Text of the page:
By D.A. Brockett…
During WWII the Grand Valley valiantly illustrated patriotism. Droves of young men signed up — including those of Japanese descent — for military duty, while home front efforts included war bond drives, civil air patrols, blackouts, and rationing. As their men fought, women rolled bandages and worked. A USO canteen opened in the Grand Junction American Legion, and townsfolk met troop trains with gifts of cigarettes, stamped stationery, homemade cookies, and grateful hugs.
From the beginning, the Valley’s sacrifices were evident. When the Imperial Japanese Navy attacked Pearl Harbor, Ellis Harris, a local man stationed in Washington, D.C., received the urgent call from the navy base and grimly announced the news to his superiors. Harold Wood, a young man from the area, went down with the Arizona. Another local, James Massey, also died in the attack.
At home, the military was a strong presence. German POWs were transported from Camps Carson and Hale to Civilian Conservation Corp (CCC) camps, one in Palisade and the other near Fruita, to work during harvest time. At Walker Field, naval aviation training took place, and an Army Ordnance Automotive School housed trainees at Lincoln Park’s CCC camp.
Third and Main secreted a division of the Manhattan Project responsible for developing the atomic bomb.
Speaking of bombs, the Western Slope was the only stateside area bombed twice during WWII: once by friendly fire, once by enemy.
In the early morning hours of June 28, 1943, a munitions train car passing through Grand Junction caught fire. Three brave railroad employees rushed to uncouple it. Within minutes, exploding 75mm shells bombarded the sleeping downtown, continuing its siege for hours, setting fires to businesses and homes. Many citizens barely missed injury, although the only serious casualty was Fire Chief Charles Downing, who lost an arm to shrapnel.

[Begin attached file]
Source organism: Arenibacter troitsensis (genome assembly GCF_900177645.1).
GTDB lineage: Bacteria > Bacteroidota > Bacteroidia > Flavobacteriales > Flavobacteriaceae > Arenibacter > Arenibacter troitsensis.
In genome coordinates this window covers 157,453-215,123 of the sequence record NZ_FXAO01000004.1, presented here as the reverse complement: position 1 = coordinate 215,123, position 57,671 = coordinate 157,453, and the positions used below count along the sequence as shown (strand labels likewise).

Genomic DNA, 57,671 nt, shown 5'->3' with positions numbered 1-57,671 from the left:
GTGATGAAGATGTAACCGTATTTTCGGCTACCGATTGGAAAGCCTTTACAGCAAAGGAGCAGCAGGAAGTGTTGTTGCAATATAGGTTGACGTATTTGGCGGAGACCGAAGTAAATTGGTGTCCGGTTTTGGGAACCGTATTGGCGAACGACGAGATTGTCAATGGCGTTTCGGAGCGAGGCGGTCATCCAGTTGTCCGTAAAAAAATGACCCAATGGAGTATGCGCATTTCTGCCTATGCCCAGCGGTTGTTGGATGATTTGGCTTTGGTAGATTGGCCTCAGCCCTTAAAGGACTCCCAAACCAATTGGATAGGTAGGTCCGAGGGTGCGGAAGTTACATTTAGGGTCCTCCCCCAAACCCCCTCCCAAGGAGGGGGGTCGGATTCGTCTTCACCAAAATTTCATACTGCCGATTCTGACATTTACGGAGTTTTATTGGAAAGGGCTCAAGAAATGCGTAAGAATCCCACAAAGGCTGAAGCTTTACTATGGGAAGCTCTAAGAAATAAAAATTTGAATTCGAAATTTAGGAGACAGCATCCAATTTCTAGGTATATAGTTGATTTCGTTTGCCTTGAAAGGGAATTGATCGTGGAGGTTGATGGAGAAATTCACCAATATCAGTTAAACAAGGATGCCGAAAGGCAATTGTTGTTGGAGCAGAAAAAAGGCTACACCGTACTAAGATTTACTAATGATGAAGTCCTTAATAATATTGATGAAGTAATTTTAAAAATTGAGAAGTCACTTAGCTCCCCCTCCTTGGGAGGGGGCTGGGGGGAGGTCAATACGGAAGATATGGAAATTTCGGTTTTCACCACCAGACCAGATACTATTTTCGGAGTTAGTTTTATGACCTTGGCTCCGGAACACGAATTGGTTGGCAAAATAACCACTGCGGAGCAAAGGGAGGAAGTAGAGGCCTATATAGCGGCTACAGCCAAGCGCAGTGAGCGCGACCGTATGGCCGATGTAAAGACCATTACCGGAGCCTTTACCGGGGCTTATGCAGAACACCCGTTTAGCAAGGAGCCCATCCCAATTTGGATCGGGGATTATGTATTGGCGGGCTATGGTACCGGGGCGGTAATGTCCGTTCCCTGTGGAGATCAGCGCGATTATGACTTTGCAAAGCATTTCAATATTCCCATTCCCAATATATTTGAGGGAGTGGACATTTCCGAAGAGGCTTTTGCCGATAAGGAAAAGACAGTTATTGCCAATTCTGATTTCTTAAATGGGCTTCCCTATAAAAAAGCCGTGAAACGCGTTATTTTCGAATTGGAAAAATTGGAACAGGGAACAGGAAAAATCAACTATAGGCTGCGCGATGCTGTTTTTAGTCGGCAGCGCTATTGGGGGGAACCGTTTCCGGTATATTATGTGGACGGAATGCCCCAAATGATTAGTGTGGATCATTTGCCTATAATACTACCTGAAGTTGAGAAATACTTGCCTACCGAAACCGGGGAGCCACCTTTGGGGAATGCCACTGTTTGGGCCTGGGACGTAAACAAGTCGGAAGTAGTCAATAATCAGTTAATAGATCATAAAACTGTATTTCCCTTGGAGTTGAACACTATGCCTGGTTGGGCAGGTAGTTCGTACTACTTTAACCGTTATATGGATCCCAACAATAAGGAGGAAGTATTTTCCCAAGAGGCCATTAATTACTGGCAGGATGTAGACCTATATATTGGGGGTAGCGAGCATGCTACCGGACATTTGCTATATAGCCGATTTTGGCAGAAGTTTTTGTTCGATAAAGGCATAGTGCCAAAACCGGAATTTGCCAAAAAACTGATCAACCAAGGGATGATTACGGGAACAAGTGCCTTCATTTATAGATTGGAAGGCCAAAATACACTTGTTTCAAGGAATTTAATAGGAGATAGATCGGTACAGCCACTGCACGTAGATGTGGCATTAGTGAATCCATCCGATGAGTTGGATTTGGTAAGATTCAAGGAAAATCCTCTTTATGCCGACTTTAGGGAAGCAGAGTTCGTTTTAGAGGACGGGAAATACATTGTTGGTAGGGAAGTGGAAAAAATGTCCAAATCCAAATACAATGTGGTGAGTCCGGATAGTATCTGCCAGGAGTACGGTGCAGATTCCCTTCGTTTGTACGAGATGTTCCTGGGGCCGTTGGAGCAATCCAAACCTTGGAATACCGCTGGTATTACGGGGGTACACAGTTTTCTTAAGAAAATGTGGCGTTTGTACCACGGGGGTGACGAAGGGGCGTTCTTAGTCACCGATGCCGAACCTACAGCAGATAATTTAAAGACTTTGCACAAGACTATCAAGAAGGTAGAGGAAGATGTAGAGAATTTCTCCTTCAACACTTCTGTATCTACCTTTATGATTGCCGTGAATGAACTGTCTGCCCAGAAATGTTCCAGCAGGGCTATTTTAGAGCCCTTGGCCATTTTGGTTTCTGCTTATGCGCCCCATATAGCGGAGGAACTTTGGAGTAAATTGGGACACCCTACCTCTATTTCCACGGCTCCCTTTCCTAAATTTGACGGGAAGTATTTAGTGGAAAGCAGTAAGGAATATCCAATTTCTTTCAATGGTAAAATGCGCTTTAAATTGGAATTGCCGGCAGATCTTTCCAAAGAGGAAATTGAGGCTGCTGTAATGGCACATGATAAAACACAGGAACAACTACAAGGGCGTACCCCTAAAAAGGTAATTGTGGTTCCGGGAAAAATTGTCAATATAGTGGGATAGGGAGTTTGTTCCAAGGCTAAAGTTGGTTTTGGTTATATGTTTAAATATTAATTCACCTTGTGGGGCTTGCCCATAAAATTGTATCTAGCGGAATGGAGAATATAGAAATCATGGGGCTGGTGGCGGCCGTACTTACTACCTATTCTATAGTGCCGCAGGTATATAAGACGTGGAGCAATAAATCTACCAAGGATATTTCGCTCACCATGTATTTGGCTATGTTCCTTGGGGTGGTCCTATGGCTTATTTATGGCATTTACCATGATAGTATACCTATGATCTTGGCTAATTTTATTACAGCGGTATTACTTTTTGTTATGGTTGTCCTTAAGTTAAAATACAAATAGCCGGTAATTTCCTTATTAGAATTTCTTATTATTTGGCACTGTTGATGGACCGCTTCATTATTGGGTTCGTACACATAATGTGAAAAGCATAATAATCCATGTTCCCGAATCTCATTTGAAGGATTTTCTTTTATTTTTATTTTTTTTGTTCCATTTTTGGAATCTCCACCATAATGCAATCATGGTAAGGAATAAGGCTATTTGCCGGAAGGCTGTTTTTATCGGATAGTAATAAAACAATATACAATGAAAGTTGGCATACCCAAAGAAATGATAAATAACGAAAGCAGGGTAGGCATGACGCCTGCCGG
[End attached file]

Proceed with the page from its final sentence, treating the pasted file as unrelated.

The second attack came in 1944. The Imperial Army developed large paper balloons armed with bombs and released them on course for America using the recently discovered Pacific Jet Stream, with the goal of panicking the enemy and setting forests ablaze, thereby wasting precious war resources.
According to S. W. Henderson, a local history buff, “Large numbers of Japanese schoolchildren, mostly girls, were used to make the balloons; most did not know their purpose.”
Exploded balloons were discovered across the western part of the U.S. all the way to Michigan. Aside from a few small brush fires, the only casualties were at Bly, Oregon.
On May 5, 1945, a picnicking pastor, his pregnant wife, and their Sunday school class found a live balloon dangling from a tree. It detonated, killing the wife and five children.
Two bombs reached Western Colorado. In March of 1944, paper fragments and shroud lines were found in Delta. Several months later, rancher Roe Lyons spotted another balloon above Collbran. As with all bomb discoveries, the government censored the local news outlets.
Silence had its reward — Japan deemed the experiment a failure and retired the project. Lest we judge, our government had its own flying bomb. Project X-Ray utilized bats strapped with incendiaries and scheduled for deployment to Japan, hoping they would roost and then detonate. Project X-Ray was shelved after successful firebomb campaigns and the appearance of the atom bombs.
Throughout America celebrations rang in the streets, as Victory over Japan (VJ Day) was celebrated on August 14. A whistle announced the news to the Grand Valley, and businesses closed as streets filled with jubilant people and the sound of honking horns.
Mesa County suffered the loss of 148, with more missing. Many came home decorated servicemen.
Over the years, Japan and America have endeavored to heal emotional scars left from the war, with one poignant moment coming in 1996 when six Japanese women delivered a thousand paper cranes — a gesture of peace — at the Bly, Oregon, monument. The families of the dead embraced the former schoolgirls, now grandmothers, with tears. VJ Day is still celebrated. ***
Another tie to WWII history involves Colonel Scott Willey, USAF (Ret).
He was one of the restorers of the Enola Gay, which is displayed at the Smithsonian’s Steven F. Udvar-Hazy Center.
His decorated grandfather was Colonel Lee Willey, who grew up here and had quite a career in flying.
Lee owned a flying school, flew stunts with 13 Black Cats in Hollywood movies, entered several air races, and served in the United States Army Air Corps, taking missions all over the world during WWII.
Lee died in Grand Junction in 1952. Col. Scott Willey, his father (Selwyn), and his grandfather (Lee) all served in the military.
You can see pictures and find information on Lee Willey’s life and war experiences at www.dmairfield.org/people/willey_le/index.html.
For more History Sleuth by DA Brockett, visit www.dabrockett.com
This and several other select Grand Valley Magazine stories on this site are part of our GV Classics Collection. This story was featured in the August 2010 issue of Grand Valley Magazine (c) 2010.